By JULIE HIRSCHFELD DAVIS
    MARCH 18, 2017

    WEST PALM BEACH, Fla. — President Trump has selected George T. Conway III, the husband of his counselor Kellyanne Conway, to head the civil division of the Justice Department, people familiar with the decision said on Saturday, placing him in charge of a crucial office charged with defending Mr. Trump’s contentious travel ban and lawsuits alleging that his business activities violate the Constitution.

    Mr. Conway, 53, would lead a department of about 1,000 lawyers that has vast reach across the government, handling issues like national security and consumer protection and enforcing federal programs and the actions of the president himself.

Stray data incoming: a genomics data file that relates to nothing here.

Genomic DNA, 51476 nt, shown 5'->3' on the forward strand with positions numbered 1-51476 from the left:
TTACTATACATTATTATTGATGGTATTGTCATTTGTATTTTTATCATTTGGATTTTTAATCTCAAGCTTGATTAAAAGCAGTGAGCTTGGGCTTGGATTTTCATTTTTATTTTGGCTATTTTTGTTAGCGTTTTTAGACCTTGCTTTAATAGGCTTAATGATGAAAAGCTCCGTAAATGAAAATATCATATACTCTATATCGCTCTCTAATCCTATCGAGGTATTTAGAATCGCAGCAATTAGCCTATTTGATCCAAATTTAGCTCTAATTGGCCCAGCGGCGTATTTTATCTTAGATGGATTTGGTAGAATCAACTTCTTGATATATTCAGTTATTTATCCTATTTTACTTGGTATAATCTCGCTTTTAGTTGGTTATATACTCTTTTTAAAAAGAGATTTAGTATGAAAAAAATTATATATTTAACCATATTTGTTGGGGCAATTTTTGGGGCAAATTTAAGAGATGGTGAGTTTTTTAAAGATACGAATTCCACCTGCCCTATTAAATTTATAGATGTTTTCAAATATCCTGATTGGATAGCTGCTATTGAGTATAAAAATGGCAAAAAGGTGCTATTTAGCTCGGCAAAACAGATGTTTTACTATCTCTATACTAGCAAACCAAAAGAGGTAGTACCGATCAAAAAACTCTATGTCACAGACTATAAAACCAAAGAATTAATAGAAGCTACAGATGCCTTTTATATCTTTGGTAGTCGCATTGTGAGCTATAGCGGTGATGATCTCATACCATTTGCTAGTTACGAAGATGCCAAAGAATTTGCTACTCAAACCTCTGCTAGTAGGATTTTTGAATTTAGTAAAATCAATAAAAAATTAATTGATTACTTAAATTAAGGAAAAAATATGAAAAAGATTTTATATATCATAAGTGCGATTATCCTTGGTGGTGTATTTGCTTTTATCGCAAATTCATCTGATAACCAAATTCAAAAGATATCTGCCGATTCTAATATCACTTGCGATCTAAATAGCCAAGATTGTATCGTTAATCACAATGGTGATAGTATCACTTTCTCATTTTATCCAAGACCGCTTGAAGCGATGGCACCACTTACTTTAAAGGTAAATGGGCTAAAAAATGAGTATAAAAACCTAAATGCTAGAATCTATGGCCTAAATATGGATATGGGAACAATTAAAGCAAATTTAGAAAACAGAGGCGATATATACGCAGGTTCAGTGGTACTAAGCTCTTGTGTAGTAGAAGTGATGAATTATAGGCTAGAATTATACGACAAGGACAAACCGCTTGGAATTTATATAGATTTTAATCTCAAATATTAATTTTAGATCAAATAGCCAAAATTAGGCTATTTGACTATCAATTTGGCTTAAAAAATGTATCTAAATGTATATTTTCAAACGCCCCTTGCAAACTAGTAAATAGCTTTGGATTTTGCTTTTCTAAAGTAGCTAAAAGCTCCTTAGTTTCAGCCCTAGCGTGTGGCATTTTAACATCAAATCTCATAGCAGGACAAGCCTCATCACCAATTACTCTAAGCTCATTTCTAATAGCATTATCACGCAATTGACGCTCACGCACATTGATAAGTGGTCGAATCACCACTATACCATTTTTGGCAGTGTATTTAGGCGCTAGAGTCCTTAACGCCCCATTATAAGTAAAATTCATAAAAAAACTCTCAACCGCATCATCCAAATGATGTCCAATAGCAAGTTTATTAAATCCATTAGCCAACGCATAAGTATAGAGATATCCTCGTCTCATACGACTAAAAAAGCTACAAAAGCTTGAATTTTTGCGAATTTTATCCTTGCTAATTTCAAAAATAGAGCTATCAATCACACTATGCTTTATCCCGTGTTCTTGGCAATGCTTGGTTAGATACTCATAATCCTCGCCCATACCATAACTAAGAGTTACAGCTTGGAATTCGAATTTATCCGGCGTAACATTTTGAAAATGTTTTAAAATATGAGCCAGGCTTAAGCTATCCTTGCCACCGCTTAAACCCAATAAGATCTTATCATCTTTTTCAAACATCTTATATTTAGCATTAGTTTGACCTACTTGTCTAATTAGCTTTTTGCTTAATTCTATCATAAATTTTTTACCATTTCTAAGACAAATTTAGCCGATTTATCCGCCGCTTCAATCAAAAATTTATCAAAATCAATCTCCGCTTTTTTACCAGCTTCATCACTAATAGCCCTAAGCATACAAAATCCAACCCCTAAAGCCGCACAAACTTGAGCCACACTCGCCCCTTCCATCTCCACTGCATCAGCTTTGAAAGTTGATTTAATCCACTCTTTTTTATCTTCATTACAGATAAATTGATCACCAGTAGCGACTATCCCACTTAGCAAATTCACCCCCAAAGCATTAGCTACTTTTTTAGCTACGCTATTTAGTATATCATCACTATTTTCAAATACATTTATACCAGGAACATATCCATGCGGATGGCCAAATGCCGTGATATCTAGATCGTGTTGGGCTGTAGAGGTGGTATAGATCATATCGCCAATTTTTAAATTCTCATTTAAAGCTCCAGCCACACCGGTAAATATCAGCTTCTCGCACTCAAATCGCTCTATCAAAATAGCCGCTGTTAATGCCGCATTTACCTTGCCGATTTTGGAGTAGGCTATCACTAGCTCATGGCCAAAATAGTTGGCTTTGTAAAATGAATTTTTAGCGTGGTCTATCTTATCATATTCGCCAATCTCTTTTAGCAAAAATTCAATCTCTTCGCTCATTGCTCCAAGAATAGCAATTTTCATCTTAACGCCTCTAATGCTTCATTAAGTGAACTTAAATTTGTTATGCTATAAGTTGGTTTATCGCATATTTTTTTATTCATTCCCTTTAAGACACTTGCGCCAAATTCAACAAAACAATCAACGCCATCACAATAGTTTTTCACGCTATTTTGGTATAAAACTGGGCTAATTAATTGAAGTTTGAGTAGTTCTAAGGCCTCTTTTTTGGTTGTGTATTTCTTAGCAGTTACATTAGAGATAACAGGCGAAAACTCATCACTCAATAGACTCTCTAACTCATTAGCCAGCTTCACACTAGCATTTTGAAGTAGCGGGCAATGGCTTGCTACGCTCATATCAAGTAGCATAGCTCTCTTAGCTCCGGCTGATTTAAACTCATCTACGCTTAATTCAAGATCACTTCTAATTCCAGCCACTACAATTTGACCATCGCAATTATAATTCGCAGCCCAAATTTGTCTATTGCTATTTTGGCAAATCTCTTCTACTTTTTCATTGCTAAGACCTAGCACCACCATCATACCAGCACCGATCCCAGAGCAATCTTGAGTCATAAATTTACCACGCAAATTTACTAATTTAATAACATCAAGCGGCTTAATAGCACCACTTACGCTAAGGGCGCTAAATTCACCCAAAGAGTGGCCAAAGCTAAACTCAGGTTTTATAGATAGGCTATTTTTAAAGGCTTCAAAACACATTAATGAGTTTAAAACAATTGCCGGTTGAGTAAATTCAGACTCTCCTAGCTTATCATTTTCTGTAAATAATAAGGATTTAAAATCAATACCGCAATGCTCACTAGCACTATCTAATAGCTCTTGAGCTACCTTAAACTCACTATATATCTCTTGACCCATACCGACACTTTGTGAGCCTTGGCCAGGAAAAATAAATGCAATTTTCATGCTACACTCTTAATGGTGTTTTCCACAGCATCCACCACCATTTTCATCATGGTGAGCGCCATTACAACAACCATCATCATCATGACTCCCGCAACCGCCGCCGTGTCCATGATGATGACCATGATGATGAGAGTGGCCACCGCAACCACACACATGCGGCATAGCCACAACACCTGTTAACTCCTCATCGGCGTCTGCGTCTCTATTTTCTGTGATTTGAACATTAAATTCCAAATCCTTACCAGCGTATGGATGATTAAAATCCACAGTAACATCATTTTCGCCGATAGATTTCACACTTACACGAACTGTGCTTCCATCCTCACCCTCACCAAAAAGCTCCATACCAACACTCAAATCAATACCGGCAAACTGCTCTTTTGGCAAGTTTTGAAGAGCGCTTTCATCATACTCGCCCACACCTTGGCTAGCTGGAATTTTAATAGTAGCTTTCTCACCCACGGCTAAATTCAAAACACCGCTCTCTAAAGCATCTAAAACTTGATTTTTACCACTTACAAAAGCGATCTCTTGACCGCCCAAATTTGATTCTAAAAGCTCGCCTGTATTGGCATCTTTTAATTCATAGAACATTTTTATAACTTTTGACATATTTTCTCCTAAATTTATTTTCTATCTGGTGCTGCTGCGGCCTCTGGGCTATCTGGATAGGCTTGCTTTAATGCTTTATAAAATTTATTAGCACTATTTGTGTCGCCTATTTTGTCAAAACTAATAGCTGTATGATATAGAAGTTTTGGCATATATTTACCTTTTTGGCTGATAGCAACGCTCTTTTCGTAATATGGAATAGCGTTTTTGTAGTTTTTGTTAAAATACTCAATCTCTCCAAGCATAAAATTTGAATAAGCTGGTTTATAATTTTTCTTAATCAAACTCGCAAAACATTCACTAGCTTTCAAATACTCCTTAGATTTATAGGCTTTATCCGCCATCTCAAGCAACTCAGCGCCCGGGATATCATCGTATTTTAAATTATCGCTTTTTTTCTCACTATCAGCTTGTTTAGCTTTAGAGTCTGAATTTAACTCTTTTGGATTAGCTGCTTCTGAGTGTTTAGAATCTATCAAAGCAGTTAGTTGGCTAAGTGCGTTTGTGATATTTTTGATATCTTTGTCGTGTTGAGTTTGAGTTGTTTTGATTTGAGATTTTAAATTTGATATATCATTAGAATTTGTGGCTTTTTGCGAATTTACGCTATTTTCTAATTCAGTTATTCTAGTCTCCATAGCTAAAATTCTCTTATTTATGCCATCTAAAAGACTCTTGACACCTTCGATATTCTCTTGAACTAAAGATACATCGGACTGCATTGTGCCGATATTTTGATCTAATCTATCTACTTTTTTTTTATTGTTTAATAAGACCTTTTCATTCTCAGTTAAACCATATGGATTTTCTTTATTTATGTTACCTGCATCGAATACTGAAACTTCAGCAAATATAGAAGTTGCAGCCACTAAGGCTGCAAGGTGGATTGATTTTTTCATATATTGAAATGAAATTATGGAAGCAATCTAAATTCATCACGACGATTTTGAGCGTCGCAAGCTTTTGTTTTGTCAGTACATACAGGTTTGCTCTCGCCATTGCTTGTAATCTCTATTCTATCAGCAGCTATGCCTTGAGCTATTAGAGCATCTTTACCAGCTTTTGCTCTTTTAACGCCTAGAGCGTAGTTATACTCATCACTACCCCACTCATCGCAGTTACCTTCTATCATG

A White House spokeswoman declined to comment on a personnel matter, and the Justice Department did not immediately respond to requests. The people familiar with Mr. Trump’s decision confirmed it on the condition of anonymity because they were not authorized to pre-empt an impending announcement. The choice was first reported by The Wall Street Journal.

    If confirmed, Mr. Conway would immediately be in charge of representing Mr. Trump in the legal challenges — which are widely expected to reach the Supreme Court — over his executive order barring people from six predominantly Muslim countries from entering the United States.